3

Problem:

I finally upgraded to Windows 10 and a few macros in Excel 2010 that I use frequently no longer work. They crash instantly when I run them and all I receive is an "automation error". They do not reference any outside programs/files; just lots of copy/pasting and sorting within a couple sheets. The macros seem to run on other people's computers (on Windows 10) just like they used to.

Stuff I've done:

  • obligatory reboot
  • Repair excel
  • reinstall excel
  • fiddle with macro permissions
  • use copies of the workbook that work on other computers
  • The weird stuff: If I create a new macro enable workbook and copy-paste in my old macros + workbook contents and try to run the macros, they work. As soon as I exit and reopen, the macros stop working. This holds true for really simple test macros I've tried making. A macro which copies a letter from one cell to another crashes after the workbook its saved in has been closed then reopened.

I feel like I'm forgetting a few things I've tested, but this should cover most of it.

  • Are they referring to locations that no longer exist or have changed drive letters? – Burgi May 22 '16 at 21:56
  • No, they don't reference anything outside the workbook. And I also tested some newly made macros that do simple things to make sure it wasn't my code. – KernelSanders______ May 22 '16 at 22:24
  • Could you edit your question to include the exact version of Excel you are using? – Burgi May 22 '16 at 22:34
  • sure, its excel 2010 – KernelSanders______ May 22 '16 at 22:36
  • Do they get automatically executed on startup? Or do you have a custom toolbar with buttons to start them? How do you execute them normally? – benjamin May 23 '16 at 7:37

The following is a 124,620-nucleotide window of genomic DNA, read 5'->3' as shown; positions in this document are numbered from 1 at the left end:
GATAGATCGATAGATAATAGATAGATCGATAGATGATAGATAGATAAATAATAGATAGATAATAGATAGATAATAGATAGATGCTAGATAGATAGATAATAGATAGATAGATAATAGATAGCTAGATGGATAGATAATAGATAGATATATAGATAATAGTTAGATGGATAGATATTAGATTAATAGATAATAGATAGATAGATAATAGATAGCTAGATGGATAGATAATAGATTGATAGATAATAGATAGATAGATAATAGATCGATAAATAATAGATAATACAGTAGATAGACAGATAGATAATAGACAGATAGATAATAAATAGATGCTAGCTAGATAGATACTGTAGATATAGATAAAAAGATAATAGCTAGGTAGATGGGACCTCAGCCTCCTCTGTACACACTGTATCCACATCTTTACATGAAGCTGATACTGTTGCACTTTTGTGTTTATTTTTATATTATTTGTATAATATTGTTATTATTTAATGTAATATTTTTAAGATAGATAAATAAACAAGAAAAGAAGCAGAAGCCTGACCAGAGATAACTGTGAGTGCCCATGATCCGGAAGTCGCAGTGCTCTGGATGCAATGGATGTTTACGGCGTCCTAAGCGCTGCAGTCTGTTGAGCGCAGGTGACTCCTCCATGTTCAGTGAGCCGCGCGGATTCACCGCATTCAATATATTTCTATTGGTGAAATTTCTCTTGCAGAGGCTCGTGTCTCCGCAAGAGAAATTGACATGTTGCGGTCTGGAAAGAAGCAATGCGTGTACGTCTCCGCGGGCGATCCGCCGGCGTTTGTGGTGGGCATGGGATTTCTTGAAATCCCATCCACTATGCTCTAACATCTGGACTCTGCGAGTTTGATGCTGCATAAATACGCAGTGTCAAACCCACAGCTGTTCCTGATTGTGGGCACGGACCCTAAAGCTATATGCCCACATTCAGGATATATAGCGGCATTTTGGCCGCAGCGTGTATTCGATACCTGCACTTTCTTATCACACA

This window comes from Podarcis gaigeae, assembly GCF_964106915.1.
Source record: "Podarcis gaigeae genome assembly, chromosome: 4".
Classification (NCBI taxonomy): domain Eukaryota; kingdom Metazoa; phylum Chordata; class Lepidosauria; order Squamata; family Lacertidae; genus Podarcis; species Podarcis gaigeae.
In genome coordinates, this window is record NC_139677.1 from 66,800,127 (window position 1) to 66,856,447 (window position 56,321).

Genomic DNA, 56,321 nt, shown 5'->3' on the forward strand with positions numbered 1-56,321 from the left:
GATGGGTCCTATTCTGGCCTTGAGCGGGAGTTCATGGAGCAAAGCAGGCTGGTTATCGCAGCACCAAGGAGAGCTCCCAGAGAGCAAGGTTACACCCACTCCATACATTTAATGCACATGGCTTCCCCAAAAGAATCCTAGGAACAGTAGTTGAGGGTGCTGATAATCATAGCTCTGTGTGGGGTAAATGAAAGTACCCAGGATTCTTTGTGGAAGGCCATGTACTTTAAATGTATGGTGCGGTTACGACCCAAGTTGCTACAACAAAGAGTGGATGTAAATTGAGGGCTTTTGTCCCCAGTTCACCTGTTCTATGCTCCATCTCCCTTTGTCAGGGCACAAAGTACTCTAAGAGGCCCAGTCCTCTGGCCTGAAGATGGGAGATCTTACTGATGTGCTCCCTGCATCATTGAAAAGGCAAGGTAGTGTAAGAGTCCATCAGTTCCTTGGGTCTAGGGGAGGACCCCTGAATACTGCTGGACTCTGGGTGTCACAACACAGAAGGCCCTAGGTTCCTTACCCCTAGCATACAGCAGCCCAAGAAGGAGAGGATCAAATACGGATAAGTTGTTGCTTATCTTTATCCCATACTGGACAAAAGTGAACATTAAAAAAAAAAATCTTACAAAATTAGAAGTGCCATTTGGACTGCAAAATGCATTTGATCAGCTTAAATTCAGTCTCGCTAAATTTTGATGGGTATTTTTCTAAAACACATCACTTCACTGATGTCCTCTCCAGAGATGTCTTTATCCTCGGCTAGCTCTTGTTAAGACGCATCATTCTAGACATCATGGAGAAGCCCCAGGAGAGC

1

Since you are not responding to comments any longer, I can only assume that with your OS upgrade, you also upgraded from 32-bit to 64-bit.

If you are declaring API calls, you will need to make them PtrSafe.

For example, consider the following DLL call:

Declare Function RegOpenKeyA Lib "advapi32.dll" ( _
    ByVal Key As Long, ByVal SubKey As String, NewKey As Long) As Long

Any memory address pointer and window handles need to be defined as LongPtr, because the way 64-bit OS manage it's memory. The return type for the above function is okay to keep as Long, because it's not addressing the memory or a handle.

Once you make your memory pointer and window handle conversions, you then need to tell Excel that it's "safe" to use by declaring your function as PtrSafe (Think of "pointer safe" for the memory pointers):

Declare PtrSafe Function RegOpenKeyA Lib "advapi32.dll" ( _
    ByVal Key As LongPtr, ByVal SubKey As String, NewKey As LongPtr) As Long

Take notice of the three changes made in our declaration:

Declare Function changed to Declare PtrSafe Function

(This tells Excel all pointers have been changed and the function is safe to use)

ByVal Key As Long changed to ByVal Key As LongPtr

and finally

ByVal NewKey As Long changed to ByVal NewKey As LongPtr

So now the question remains. What if I wanted to distribute this to different Operating system architectures?

You're in luck, as VBA allows you to utilize a special If...Then statement for your module declarations. So for the above code, you can distribute to 32 & 64 bit OS with the following statement:

#If VBA7 Then '64-bit Office
    Declare PtrSafe Function RegOpenKeyA Lib "advapi32.dll" ( _
        ByVal Key As LongPtr, ByVal SubKey As String, NewKey As LongPtr) As Long
#Else
    Declare Function RegOpenKeyA Lib "advapi32.dll" ( _
        ByVal Key As Long, ByVal SubKey As String, NewKey As Long) As Long
#End If
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